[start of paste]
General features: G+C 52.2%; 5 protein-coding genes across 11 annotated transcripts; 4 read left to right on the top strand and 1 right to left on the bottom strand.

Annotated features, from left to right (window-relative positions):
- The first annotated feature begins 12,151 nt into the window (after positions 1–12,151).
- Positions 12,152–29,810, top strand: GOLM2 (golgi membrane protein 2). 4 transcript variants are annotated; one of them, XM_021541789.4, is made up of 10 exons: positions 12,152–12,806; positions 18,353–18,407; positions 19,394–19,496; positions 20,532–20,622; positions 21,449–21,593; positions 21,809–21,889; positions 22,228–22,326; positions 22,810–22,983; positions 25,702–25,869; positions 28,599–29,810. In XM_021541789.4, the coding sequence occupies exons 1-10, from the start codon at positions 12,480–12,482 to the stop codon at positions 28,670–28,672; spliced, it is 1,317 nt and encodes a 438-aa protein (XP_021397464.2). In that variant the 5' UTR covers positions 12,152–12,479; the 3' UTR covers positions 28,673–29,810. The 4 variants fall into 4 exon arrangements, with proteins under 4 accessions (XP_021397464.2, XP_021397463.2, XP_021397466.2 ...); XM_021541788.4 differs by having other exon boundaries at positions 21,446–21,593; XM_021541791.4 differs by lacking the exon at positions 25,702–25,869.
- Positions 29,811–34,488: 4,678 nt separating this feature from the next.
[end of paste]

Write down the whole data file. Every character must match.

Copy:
General features: G+C 52.2%; 5 protein-coding genes across 11 annotated transcripts; 4 read left to right on the top strand and 1 right to left on the bottom strand.

Annotated features, from left to right (window-relative positions):
- The first annotated feature begins 12,151 nt into the window (after positions 1–12,151).
- Positions 12,152–29,810, top strand: GOLM2 (golgi membrane protein 2). 4 transcript variants are annotated; one of them, XM_021541789.4, is made up of 10 exons: positions 12,152–12,806; positions 18,353–18,407; positions 19,394–19,496; positions 20,532–20,622; positions 21,449–21,593; positions 21,809–21,889; positions 22,228–22,326; positions 22,810–22,983; positions 25,702–25,869; positions 28,599–29,810. In XM_021541789.4, the coding sequence occupies exons 1-10, from the start codon at positions 12,480–12,482 to the stop codon at positions 28,670–28,672; spliced, it is 1,317 nt and encodes a 438-aa protein (XP_021397464.2). In that variant the 5' UTR covers positions 12,152–12,479; the 3' UTR covers positions 28,673–29,810. The 4 variants fall into 4 exon arrangements, with proteins under 4 accessions (XP_021397464.2, XP_021397463.2, XP_021397466.2 ...); XM_021541788.4 differs by having other exon boundaries at positions 21,446–21,593; XM_021541791.4 differs by lacking the exon at positions 25,702–25,869.
- Positions 29,811–34,488: 4,678 nt separating this feature from the next.